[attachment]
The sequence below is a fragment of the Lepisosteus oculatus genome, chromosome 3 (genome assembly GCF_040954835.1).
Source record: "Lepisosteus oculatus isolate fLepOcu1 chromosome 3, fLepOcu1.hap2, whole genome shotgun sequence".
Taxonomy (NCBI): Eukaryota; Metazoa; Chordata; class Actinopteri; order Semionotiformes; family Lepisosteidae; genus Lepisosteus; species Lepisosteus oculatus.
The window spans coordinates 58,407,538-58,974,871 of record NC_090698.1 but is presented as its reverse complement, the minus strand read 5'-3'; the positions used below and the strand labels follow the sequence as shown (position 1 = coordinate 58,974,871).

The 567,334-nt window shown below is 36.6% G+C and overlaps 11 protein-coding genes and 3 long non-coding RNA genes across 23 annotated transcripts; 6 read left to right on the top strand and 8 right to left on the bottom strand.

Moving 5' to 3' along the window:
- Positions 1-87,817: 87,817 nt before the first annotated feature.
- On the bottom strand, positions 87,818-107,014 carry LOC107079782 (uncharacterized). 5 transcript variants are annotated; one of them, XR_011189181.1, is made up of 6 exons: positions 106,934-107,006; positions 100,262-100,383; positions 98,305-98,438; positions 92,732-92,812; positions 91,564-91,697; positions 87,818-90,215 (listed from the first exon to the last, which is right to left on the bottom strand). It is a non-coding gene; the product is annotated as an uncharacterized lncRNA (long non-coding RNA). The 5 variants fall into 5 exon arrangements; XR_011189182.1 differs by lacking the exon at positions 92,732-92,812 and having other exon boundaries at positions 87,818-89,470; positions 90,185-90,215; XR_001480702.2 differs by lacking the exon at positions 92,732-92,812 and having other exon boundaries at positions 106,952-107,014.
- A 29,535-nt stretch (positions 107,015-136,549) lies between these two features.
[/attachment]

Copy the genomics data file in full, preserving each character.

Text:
The sequence below is a fragment of the Lepisosteus oculatus genome, chromosome 3 (genome assembly GCF_040954835.1).
Source record: "Lepisosteus oculatus isolate fLepOcu1 chromosome 3, fLepOcu1.hap2, whole genome shotgun sequence".
Taxonomy (NCBI): Eukaryota; Metazoa; Chordata; class Actinopteri; order Semionotiformes; family Lepisosteidae; genus Lepisosteus; species Lepisosteus oculatus.
The window spans coordinates 58,407,538-58,974,871 of record NC_090698.1 but is presented as its reverse complement, the minus strand read 5'-3'; the positions used below and the strand labels follow the sequence as shown (position 1 = coordinate 58,974,871).

The 567,334-nt window shown below is 36.6% G+C and overlaps 11 protein-coding genes and 3 long non-coding RNA genes across 23 annotated transcripts; 6 read left to right on the top strand and 8 right to left on the bottom strand.

Moving 5' to 3' along the window:
- Positions 1-87,817: 87,817 nt before the first annotated feature.
- On the bottom strand, positions 87,818-107,014 carry LOC107079782 (uncharacterized). 5 transcript variants are annotated; one of them, XR_011189181.1, is made up of 6 exons: positions 106,934-107,006; positions 100,262-100,383; positions 98,305-98,438; positions 92,732-92,812; positions 91,564-91,697; positions 87,818-90,215 (listed from the first exon to the last, which is right to left on the bottom strand). It is a non-coding gene; the product is annotated as an uncharacterized lncRNA (long non-coding RNA). The 5 variants fall into 5 exon arrangements; XR_011189182.1 differs by lacking the exon at positions 92,732-92,812 and having other exon boundaries at positions 87,818-89,470; positions 90,185-90,215; XR_001480702.2 differs by lacking the exon at positions 92,732-92,812 and having other exon boundaries at positions 106,952-107,014.
- A 29,535-nt stretch (positions 107,015-136,549) lies between these two features.